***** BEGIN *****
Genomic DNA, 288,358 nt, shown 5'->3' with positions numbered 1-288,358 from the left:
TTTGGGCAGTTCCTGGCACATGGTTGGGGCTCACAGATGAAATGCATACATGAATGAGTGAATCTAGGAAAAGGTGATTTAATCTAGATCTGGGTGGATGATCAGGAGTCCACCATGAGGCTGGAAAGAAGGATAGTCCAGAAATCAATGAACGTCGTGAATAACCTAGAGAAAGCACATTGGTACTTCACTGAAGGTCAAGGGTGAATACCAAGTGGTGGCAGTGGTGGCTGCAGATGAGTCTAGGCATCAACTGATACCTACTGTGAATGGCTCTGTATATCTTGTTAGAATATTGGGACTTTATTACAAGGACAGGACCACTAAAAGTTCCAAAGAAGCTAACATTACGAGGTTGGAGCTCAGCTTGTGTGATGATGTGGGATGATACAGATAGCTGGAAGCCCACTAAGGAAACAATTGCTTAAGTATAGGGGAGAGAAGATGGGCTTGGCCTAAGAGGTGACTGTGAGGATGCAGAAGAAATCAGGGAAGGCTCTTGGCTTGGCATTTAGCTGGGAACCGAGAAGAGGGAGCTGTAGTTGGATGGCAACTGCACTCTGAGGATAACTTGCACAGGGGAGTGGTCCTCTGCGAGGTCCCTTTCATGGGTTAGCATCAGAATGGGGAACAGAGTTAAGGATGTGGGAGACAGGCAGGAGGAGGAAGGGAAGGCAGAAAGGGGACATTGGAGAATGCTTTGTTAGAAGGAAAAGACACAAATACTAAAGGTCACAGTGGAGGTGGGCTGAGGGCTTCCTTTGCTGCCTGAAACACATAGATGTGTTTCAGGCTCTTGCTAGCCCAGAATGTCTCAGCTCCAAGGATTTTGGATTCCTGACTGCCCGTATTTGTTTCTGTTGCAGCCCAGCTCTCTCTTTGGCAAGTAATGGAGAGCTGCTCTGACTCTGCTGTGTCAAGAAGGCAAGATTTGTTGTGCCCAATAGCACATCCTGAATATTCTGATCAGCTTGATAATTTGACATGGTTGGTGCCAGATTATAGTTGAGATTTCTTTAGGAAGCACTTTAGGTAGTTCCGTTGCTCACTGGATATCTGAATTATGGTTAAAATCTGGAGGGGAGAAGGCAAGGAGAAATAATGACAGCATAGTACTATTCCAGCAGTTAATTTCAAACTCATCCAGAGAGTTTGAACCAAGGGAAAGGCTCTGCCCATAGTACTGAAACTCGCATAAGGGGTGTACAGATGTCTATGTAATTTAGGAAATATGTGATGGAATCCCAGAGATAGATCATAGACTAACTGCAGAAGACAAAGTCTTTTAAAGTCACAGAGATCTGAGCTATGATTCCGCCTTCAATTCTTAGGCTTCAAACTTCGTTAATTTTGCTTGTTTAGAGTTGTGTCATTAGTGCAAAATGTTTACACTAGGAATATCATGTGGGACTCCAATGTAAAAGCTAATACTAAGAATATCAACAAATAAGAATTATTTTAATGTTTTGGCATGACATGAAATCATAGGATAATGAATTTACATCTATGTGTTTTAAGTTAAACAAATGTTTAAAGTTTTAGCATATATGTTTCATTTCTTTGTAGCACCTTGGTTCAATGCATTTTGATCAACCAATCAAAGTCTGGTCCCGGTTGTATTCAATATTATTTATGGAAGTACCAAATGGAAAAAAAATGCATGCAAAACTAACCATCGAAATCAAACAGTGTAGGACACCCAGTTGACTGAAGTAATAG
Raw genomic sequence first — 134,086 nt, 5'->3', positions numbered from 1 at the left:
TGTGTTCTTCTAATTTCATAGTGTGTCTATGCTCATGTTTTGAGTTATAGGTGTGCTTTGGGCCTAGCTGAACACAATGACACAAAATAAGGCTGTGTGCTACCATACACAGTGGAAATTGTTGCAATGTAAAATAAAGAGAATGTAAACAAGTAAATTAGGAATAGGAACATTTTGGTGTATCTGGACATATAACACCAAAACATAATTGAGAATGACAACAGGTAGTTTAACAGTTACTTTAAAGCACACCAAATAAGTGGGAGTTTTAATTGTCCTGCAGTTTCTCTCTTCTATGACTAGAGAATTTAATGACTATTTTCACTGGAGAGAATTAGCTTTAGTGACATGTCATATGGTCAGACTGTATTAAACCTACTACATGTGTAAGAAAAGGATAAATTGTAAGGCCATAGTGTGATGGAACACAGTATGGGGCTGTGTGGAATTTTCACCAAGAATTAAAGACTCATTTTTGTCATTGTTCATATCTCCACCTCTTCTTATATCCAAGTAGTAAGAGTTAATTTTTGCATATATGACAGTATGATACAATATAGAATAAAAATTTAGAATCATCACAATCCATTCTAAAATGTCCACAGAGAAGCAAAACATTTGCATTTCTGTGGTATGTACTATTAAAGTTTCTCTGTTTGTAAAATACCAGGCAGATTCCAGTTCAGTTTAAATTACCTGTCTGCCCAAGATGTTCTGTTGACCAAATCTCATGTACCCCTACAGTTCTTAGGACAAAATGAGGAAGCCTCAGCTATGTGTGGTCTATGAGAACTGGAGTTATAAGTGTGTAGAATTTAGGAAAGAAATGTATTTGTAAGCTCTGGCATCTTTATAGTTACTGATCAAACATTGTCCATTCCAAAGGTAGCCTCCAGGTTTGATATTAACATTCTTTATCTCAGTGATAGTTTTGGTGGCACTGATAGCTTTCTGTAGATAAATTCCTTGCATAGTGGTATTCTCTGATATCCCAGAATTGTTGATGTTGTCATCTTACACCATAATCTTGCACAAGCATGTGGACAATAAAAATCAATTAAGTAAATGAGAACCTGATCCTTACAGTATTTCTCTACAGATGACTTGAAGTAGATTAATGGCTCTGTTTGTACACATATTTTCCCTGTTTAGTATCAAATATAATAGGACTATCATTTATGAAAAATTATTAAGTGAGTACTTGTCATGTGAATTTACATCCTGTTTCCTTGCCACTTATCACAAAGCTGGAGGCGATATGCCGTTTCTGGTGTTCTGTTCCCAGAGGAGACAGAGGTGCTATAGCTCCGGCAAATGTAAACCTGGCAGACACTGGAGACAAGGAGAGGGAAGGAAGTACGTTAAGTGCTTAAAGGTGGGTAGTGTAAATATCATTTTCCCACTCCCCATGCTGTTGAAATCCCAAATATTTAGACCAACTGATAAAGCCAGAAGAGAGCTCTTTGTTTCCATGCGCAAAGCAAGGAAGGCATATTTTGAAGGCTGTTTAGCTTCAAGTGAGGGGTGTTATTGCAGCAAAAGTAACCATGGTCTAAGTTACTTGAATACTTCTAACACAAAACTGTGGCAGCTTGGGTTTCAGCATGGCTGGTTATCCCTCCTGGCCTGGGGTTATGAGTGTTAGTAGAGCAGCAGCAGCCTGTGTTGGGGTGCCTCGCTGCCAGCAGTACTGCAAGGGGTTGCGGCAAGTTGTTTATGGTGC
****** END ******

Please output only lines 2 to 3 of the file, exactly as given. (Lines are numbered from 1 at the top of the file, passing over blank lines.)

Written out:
TTTGGGCAGTTCCTGGCACATGGTTGGGGCTCACAGATGAAATGCATACATGAATGAGTGAATCTAGGAAAAGGTGATTTAATCTAGATCTGGGTGGATGATCAGGAGTCCACCATGAGGCTGGAAAGAAGGATAGTCCAGAAATCAATGAACGTCGTGAATAACCTAGAGAAAGCACATTGGTACTTCACTGAAGGTCAAGGGTGAATACCAAGTGGTGGCAGTGGTGGCTGCAGATGAGTCTAGGCATCAACTGATACCTACTGTGAATGGCTCTGTATATCTTGTTAGAATATTGGGACTTTATTACAAGGACAGGACCACTAAAAGTTCCAAAGAAGCTAACATTACGAGGTTGGAGCTCAGCTTGTGTGATGATGTGGGATGATACAGATAGCTGGAAGCCCACTAAGGAAACAATTGCTTAAGTATAGGGGAGAGAAGATGGGCTTGGCCTAAGAGGTGACTGTGAGGATGCAGAAGAAATCAGGGAAGGCTCTTGGCTTGGCATTTAGCTGGGAACCGAGAAGAGGGAGCTGTAGTTGGATGGCAACTGCACTCTGAGGATAACTTGCACAGGGGAGTGGTCCTCTGCGAGGTCCCTTTCATGGGTTAGCATCAGAATGGGGAACAGAGTTAAGGATGTGGGAGACAGGCAGGAGGAGGAAGGGAAGGCAGAAAGGGGACATTGGAGAATGCTTTGTTAGAAGGAAAAGACACAAATACTAAAGGTCACAGTGGAGGTGGGCTGAGGGCTTCCTTTGCTGCCTGAAACACATAGATGTGTTTCAGGCTCTTGCTAGCCCAGAATGTCTCAGCTCCAAGGATTTTGGATTCCTGACTGCCCGTATTTGTTTCTGTTGCAGCCCAGCTCTCTCTTTGGCAAGTAATGGAGAGCTGCTCTGACTCTGCTGTGTCAAGAAGGCAAGATTTGTTGTGCCCAATAGCACATCCTGAATATTCTGATCAGCTTGATAATTTGACATGGTTGGTGCCAGATTATAGTTGAGATTTCTTTAGGAAGCACTTTAGGTAGTTCCGTTGCTCACTGGATATCTGAATTATGGTTAAAATCTGGAGGGGAGAAGGCAAGGAGAAATAATGACAGCATAGTACTATTCCAGCAGTTAATTTCAAACTCATCCAGAGAGTTTGAACCAAGGGAAAGGCTCTGCCCATAGTACTGAAACTCGCATAAGGGGTGTACAGATGTCTATGTAATTTAGGAAATATGTGATGGAATCCCAGAGATAGATCATAGACTAACTGCAGAAGACAAAGTCTTTTAAAGTCACAGAGATCTGAGCTATGATTCCGCCTTCAATTCTTAGGCTTCAAACTTCGTTAATTTTGCTTGTTTAGAGTTGTGTCATTAGTGCAAAATGTTTACACTAGGAATATCATGTGGGACTCCAATGTAAAAGCTAATACTAAGAATATCAACAAATAAGAATTATTTTAATGTTTTGGCATGACATGAAATCATAGGATAATGAATTTACATCTATGTGTTTTAAGTTAAACAAATGTTTAAAGTTTTAGCATATATGTTTCATTTCTTTGTAGCACCTTGGTTCAATGCATTTTGATCAACCAATCAAAGTCTGGTCCCGGTTGTATTCAATATTATTTATGGAAGTACCAAATGGAAAAAAAATGCATGCAAAACTAACCATCGAAATCAAACAGTGTAGGACACCCAGTTGACTGAAGTAATAG
Raw genomic sequence first — 134,086 nt, 5'->3', positions numbered from 1 at the left: